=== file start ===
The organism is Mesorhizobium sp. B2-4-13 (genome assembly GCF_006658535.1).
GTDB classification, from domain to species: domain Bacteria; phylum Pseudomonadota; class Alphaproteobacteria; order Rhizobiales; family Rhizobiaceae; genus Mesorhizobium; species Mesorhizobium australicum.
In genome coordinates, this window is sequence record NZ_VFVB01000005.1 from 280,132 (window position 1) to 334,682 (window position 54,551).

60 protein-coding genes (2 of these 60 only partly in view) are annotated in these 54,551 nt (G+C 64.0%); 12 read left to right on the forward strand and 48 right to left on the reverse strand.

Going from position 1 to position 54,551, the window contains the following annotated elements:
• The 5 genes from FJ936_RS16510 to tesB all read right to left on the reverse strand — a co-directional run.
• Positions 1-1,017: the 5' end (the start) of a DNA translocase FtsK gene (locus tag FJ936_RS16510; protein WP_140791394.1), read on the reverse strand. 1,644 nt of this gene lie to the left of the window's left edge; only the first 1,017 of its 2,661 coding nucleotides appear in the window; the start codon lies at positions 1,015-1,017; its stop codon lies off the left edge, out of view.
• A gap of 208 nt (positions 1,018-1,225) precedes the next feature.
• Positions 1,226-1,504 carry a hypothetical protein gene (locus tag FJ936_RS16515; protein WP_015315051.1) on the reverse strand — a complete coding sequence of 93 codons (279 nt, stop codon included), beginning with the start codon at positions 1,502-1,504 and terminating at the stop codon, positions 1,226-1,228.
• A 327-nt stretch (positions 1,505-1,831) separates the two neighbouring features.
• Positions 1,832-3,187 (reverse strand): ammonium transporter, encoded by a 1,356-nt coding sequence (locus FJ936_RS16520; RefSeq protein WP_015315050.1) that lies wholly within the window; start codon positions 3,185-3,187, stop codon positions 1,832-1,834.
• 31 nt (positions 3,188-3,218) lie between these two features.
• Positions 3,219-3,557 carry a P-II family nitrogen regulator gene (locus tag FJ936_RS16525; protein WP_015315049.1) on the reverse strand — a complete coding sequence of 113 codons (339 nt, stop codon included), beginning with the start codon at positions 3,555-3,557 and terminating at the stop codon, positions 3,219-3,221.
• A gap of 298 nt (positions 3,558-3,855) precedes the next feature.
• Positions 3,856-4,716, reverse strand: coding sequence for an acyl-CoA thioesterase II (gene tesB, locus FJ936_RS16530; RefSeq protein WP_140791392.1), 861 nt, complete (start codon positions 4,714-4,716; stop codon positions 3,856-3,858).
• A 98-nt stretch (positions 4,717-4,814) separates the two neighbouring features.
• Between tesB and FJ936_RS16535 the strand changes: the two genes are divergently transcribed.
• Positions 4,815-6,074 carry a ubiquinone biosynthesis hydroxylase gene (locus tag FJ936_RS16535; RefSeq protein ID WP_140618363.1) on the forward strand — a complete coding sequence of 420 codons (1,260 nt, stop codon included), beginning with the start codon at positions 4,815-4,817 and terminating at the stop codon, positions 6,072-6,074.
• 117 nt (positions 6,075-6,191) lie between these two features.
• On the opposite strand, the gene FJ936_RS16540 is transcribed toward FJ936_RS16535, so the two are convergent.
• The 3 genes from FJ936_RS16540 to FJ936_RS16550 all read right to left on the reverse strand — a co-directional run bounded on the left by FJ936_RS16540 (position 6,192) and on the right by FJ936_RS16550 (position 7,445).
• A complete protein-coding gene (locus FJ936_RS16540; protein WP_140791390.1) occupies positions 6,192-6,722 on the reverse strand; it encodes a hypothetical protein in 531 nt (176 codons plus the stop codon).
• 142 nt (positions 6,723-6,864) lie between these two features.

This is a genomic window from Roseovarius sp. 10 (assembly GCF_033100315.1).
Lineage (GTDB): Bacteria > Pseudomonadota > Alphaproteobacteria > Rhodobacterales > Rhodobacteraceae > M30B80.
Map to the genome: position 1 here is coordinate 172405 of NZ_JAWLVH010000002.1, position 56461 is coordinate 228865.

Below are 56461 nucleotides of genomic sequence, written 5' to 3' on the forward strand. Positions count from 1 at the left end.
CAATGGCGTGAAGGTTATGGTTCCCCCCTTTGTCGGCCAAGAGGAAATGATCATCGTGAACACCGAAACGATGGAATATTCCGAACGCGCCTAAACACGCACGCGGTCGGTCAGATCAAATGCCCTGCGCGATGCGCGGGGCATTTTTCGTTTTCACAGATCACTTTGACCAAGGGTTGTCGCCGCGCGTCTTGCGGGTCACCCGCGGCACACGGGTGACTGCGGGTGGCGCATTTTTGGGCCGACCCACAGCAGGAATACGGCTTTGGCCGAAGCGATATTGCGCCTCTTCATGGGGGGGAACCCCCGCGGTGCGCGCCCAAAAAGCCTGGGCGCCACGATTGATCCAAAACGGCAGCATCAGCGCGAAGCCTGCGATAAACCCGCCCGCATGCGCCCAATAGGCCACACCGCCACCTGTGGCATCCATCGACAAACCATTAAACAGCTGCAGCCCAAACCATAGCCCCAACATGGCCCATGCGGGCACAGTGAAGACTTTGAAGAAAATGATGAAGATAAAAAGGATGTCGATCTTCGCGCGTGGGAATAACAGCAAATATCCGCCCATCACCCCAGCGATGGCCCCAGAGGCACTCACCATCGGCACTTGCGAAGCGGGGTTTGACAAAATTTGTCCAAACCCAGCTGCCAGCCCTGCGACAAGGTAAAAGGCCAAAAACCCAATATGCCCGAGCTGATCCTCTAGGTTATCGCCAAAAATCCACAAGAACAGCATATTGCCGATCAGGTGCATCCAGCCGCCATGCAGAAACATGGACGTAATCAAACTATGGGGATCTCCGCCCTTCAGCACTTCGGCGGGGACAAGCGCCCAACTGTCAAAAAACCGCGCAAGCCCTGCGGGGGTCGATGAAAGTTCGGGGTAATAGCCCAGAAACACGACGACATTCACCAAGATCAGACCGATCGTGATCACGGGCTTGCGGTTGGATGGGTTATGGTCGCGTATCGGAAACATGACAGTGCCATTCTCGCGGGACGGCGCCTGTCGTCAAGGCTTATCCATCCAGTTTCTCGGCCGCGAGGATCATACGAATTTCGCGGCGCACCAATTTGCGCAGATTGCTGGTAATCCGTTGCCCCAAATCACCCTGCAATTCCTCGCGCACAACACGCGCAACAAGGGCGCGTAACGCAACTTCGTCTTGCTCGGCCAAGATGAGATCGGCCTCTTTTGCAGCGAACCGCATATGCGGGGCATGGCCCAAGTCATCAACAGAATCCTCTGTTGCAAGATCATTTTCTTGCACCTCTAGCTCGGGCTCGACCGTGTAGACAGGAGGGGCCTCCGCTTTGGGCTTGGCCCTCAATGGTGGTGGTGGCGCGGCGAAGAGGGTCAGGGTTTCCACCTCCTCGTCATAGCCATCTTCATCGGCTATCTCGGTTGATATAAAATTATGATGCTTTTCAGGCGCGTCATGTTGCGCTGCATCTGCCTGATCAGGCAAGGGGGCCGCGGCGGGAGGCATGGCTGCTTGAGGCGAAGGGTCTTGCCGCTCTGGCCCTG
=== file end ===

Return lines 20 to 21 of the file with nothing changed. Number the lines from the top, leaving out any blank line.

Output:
• On the opposite strand, the gene FJ936_RS16540 is transcribed toward FJ936_RS16535, so the two are convergent.
• The 3 genes from FJ936_RS16540 to FJ936_RS16550 all read right to left on the reverse strand — a co-directional run bounded on the left by FJ936_RS16540 (position 6,192) and on the right by FJ936_RS16550 (position 7,445).